The focus should not be on how many states or where the lines are, but rather on how to make economically and politically viable communities that are able to operate across ethnic boundaries. National identity and new cooperative norms will emerge from functional interactions between people and meaningful platforms for engagement. Centralization and the dominance of elite ethnic networks are enabled by the limited options that people have for most of their interactions. Even before the 2013 crisis, not all state capitals had banks, so people could not save money or access credit through the formal system. In the current conflict, market access has been extremely restricted to select groups.

Decentralization must physically expand the range of choices people have on the ground to step back from the patronage-based economic networks that operate within ethnically defined units. Indeed, many South Sudanese assert that the most obvious impediment to national cohesion is exclusion from the national platform, especially exclusion along ethnic lines.9 Formalizing terms of trade, regulating market behavior, and expanding access to credit, particularly in the form of cattle banks, could begin to dilute the importance of patrimony and ethnicity for access. In illicit and informal economies profit is generated and contained in closed networks that are often ethnically determined.

A cattle auction in Lankien, South Sudan (Photo: Aimee Brown/Oxfam)

A cattle auction in Lankien, South Sudan. (Photo: Aimee Brown/Oxfam)


Stabilization may require delinking politics from ethnicity, but the foundation of the relationship between politics and ethnicity lies in the way in which the dominant ruling class has used the awarding of resources and rights to shape these dynamics. This is partly due to the closing of delineating spaces between the institutions of the home and state, but also due to the way in which resource accumulation limits nonviolent and de-ethnicized politics. The relevance of ethnicity in this conflict cannot be minimized without addressing the material systems that have enabled a form of ethnic extremism to take root. The state project is in crisis in South Sudan. Either the violent ethnic extremism that has become symbolic of the ruling regime continues its path of domination and destruction, or the frustrations of the excluded can find harmony with moderates on the other side to build a country based on mutual respect, rights, and regulations. Such platforms of cooperation could prove critical.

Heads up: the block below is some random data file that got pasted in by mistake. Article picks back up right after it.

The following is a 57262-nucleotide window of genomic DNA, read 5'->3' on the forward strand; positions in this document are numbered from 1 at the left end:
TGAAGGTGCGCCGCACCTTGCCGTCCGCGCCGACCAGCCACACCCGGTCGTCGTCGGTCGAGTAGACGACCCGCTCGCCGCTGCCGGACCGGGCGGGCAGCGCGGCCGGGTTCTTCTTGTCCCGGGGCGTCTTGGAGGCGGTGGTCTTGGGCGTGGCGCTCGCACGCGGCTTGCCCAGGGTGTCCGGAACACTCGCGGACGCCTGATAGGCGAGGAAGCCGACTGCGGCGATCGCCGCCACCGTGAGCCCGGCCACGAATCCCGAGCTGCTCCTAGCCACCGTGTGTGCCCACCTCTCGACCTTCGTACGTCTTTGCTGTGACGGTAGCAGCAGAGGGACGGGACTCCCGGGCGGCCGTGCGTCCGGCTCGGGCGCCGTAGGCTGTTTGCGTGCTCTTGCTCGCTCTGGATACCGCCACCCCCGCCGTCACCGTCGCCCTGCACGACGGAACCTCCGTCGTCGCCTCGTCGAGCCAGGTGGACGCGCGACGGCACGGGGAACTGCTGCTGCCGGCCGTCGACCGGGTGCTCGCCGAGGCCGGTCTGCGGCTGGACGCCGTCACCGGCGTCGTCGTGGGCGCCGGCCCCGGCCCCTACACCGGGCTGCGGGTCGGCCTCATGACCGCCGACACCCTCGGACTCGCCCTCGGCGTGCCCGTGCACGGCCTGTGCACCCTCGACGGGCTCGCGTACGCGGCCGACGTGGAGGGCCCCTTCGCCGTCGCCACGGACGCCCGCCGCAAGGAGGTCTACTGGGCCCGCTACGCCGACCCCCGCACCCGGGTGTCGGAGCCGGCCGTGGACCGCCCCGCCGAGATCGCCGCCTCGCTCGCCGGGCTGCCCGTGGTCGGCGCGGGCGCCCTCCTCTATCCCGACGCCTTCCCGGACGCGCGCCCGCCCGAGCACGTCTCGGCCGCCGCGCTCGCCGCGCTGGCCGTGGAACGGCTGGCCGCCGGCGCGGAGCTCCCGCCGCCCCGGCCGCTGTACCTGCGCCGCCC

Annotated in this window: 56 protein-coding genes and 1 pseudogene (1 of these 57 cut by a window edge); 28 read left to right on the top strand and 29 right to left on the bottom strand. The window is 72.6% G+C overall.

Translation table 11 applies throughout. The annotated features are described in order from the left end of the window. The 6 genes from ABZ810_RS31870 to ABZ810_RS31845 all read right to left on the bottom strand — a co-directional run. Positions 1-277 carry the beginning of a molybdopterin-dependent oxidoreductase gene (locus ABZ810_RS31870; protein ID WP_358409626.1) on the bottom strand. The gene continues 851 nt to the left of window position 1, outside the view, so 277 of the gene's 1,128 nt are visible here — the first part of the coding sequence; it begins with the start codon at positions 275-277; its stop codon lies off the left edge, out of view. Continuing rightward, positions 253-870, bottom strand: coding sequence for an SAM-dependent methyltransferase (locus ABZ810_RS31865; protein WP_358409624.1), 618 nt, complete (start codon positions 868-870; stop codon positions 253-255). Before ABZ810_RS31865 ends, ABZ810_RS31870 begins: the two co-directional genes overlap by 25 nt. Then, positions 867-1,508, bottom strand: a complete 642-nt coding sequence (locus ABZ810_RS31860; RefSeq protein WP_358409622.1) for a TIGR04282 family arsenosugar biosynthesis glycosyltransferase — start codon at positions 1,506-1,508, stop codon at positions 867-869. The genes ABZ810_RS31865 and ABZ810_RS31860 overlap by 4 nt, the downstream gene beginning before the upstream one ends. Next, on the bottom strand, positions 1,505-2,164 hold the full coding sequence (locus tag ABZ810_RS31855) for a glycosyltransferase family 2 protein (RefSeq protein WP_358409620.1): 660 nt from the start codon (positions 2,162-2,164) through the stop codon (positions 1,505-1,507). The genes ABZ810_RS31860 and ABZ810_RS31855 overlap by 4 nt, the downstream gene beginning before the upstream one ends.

Lauren Hutton is an independent political analyst and strategic communications consultant.


  1. Clemence Pinaud, “South Sudan: Civil war, predation and the making of a military aristocracy,” African Affairs 113, no. 451 (2014), 192-211.
  2. Alex de Waal, “When kleptocracy becomes insolvent: Brute causes of the civil war in South Sudan,” African Affairs 113, no. 452 (2014), 347-369.
  3. Cherry Leonardi, Dealing with Government in South Sudan: Histories of Chiefship, Community and State (Suffolk: James Currey, 2013).
  4. Mahmood Mamdani, “Political identity, citizenship and ethnicity in post-colonial Africa,” Working Paper presented at the World Bank Arusha Conference “New Frontiers of Social Policy: Development in a Globalizing World,” in Arusha, Tanzania, December 12-15, 2005.
  5. Peter Adwok Nyaba, The Politics of Liberation in South Sudan: An Insider’s View (Kampala: Fountain Publishers, 1997), 51.
  6. Madut Kon, “Institutional Development, Governance, and Ethnic Politics in South Sudan,” Journal of Global Economics 3, no. 2 (2015), 147.
  7. Sharon E. Hutchinson and Naomi R. Pendle, “Violence, legitimacy, and prophecy: Nuer struggles with uncertainty in South Sudan,” American Ethnologist 42, no. 3 (2015), 415-430.
  8. Douglas H. Johnson, “Federalism in the history of South Sudanese political thought,” RVI Research Paper No. 1 (London/Nairobi: Rift Valley Institute, 2014).
  9. See Jok Madut Jok, “Diversity, Unity, and Nation Building in South Sudan,” Special Report No. 287 (Washington DC: United States Institute of Peace, 2011).